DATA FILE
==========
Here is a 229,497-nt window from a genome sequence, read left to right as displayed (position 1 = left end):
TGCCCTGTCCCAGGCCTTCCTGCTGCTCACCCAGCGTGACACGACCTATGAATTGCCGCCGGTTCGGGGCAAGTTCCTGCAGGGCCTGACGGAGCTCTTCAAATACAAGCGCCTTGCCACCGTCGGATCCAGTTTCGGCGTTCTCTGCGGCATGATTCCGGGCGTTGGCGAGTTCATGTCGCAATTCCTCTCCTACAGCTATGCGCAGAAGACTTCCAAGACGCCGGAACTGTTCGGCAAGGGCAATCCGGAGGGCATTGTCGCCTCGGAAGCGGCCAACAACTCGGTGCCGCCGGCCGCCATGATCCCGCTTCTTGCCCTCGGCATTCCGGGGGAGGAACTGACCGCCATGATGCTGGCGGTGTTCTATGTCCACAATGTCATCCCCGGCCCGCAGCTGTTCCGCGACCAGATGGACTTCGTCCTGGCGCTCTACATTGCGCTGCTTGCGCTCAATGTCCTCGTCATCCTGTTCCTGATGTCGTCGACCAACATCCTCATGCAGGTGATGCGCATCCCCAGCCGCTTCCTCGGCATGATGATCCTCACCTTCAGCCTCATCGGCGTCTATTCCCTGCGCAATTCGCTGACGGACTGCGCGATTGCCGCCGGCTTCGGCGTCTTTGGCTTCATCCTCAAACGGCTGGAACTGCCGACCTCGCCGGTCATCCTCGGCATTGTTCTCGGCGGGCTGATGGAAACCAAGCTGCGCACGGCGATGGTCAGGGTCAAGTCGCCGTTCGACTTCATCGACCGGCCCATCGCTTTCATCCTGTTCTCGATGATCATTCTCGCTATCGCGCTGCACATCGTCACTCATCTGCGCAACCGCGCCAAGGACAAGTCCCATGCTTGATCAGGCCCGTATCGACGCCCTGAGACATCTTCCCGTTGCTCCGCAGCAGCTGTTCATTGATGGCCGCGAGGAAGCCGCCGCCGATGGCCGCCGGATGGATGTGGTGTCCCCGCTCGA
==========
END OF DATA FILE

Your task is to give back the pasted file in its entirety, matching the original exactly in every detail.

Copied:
Here is a 229,497-nt window from a genome sequence, read left to right as displayed (position 1 = left end):
TGCCCTGTCCCAGGCCTTCCTGCTGCTCACCCAGCGTGACACGACCTATGAATTGCCGCCGGTTCGGGGCAAGTTCCTGCAGGGCCTGACGGAGCTCTTCAAATACAAGCGCCTTGCCACCGTCGGATCCAGTTTCGGCGTTCTCTGCGGCATGATTCCGGGCGTTGGCGAGTTCATGTCGCAATTCCTCTCCTACAGCTATGCGCAGAAGACTTCCAAGACGCCGGAACTGTTCGGCAAGGGCAATCCGGAGGGCATTGTCGCCTCGGAAGCGGCCAACAACTCGGTGCCGCCGGCCGCCATGATCCCGCTTCTTGCCCTCGGCATTCCGGGGGAGGAACTGACCGCCATGATGCTGGCGGTGTTCTATGTCCACAATGTCATCCCCGGCCCGCAGCTGTTCCGCGACCAGATGGACTTCGTCCTGGCGCTCTACATTGCGCTGCTTGCGCTCAATGTCCTCGTCATCCTGTTCCTGATGTCGTCGACCAACATCCTCATGCAGGTGATGCGCATCCCCAGCCGCTTCCTCGGCATGATGATCCTCACCTTCAGCCTCATCGGCGTCTATTCCCTGCGCAATTCGCTGACGGACTGCGCGATTGCCGCCGGCTTCGGCGTCTTTGGCTTCATCCTCAAACGGCTGGAACTGCCGACCTCGCCGGTCATCCTCGGCATTGTTCTCGGCGGGCTGATGGAAACCAAGCTGCGCACGGCGATGGTCAGGGTCAAGTCGCCGTTCGACTTCATCGACCGGCCCATCGCTTTCATCCTGTTCTCGATGATCATTCTCGCTATCGCGCTGCACATCGTCACTCATCTGCGCAACCGCGCCAAGGACAAGTCCCATGCTTGATCAGGCCCGTATCGACGCCCTGAGACATCTTCCCGTTGCTCCGCAGCAGCTGTTCATTGATGGCCGCGAGGAAGCCGCCGCCGATGGCCGCCGGATGGATGTGGTGTCCCCGCTCGA